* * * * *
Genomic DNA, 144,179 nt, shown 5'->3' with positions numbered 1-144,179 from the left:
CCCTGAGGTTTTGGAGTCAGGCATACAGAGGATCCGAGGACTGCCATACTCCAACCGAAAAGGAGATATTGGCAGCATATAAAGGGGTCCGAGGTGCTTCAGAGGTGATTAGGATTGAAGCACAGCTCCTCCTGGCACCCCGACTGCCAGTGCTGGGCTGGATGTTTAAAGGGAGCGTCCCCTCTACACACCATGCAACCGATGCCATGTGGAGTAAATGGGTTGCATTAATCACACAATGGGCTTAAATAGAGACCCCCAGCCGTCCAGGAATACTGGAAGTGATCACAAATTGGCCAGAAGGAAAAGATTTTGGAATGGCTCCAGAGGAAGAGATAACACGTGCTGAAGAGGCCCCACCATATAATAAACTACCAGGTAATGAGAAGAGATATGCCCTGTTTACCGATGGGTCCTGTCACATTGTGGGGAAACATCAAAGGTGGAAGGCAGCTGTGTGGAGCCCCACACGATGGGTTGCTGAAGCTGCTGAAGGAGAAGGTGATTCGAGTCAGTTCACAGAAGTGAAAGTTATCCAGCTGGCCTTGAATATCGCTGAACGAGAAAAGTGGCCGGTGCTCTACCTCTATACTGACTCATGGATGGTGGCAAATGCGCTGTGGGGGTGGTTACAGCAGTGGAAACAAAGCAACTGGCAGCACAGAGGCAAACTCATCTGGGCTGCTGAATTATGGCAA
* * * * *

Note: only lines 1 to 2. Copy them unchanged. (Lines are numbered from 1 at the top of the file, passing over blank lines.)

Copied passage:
Genomic DNA, 144,179 nt, shown 5'->3' with positions numbered 1-144,179 from the left:
CCCTGAGGTTTTGGAGTCAGGCATACAGAGGATCCGAGGACTGCCATACTCCAACCGAAAAGGAGATATTGGCAGCATATAAAGGGGTCCGAGGTGCTTCAGAGGTGATTAGGATTGAAGCACAGCTCCTCCTGGCACCCCGACTGCCAGTGCTGGGCTGGATGTTTAAAGGGAGCGTCCCCTCTACACACCATGCAACCGATGCCATGTGGAGTAAATGGGTTGCATTAATCACACAATGGGCTTAAATAGAGACCCCCAGCCGTCCAGGAATACTGGAAGTGATCACAAATTGGCCAGAAGGAAAAGATTTTGGAATGGCTCCAGAGGAAGAGATAACACGTGCTGAAGAGGCCCCACCATATAATAAACTACCAGGTAATGAGAAGAGATATGCCCTGTTTACCGATGGGTCCTGTCACATTGTGGGGAAACATCAAAGGTGGAAGGCAGCTGTGTGGAGCCCCACACGATGGGTTGCTGAAGCTGCTGAAGGAGAAGGTGATTCGAGTCAGTTCACAGAAGTGAAAGTTATCCAGCTGGCCTTGAATATCGCTGAACGAGAAAAGTGGCCGGTGCTCTACCTCTATACTGACTCATGGATGGTGGCAAATGCGCTGTGGGGGTGGTTACAGCAGTGGAAACAAAGCAACTGGCAGCACAGAGGCAAACTCATCTGGGCTGCTGAATTATGGCAA